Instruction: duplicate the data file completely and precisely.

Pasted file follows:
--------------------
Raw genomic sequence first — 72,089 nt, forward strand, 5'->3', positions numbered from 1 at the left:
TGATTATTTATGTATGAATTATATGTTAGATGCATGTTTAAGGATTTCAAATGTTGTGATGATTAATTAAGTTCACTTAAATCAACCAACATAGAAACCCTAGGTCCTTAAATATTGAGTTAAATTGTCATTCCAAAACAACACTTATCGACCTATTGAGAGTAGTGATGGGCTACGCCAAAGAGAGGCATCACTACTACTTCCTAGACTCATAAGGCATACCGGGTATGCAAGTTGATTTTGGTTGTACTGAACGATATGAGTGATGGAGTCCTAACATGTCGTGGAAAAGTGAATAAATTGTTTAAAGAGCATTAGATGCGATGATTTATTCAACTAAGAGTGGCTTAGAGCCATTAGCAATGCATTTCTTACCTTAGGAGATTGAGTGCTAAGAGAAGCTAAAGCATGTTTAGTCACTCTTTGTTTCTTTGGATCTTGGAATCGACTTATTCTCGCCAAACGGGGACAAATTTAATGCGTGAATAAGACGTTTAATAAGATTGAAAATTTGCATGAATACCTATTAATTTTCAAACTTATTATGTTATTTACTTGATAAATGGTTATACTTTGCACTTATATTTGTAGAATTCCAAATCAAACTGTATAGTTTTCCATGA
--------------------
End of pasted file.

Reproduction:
Raw genomic sequence first — 72,089 nt, forward strand, 5'->3', positions numbered from 1 at the left:
TGATTATTTATGTATGAATTATATGTTAGATGCATGTTTAAGGATTTCAAATGTTGTGATGATTAATTAAGTTCACTTAAATCAACCAACATAGAAACCCTAGGTCCTTAAATATTGAGTTAAATTGTCATTCCAAAACAACACTTATCGACCTATTGAGAGTAGTGATGGGCTACGCCAAAGAGAGGCATCACTACTACTTCCTAGACTCATAAGGCATACCGGGTATGCAAGTTGATTTTGGTTGTACTGAACGATATGAGTGATGGAGTCCTAACATGTCGTGGAAAAGTGAATAAATTGTTTAAAGAGCATTAGATGCGATGATTTATTCAACTAAGAGTGGCTTAGAGCCATTAGCAATGCATTTCTTACCTTAGGAGATTGAGTGCTAAGAGAAGCTAAAGCATGTTTAGTCACTCTTTGTTTCTTTGGATCTTGGAATCGACTTATTCTCGCCAAACGGGGACAAATTTAATGCGTGAATAAGACGTTTAATAAGATTGAAAATTTGCATGAATACCTATTAATTTTCAAACTTATTATGTTATTTACTTGATAAATGGTTATACTTTGCACTTATATTTGTAGAATTCCAAATCAAACTGTATAGTTTTCCATGA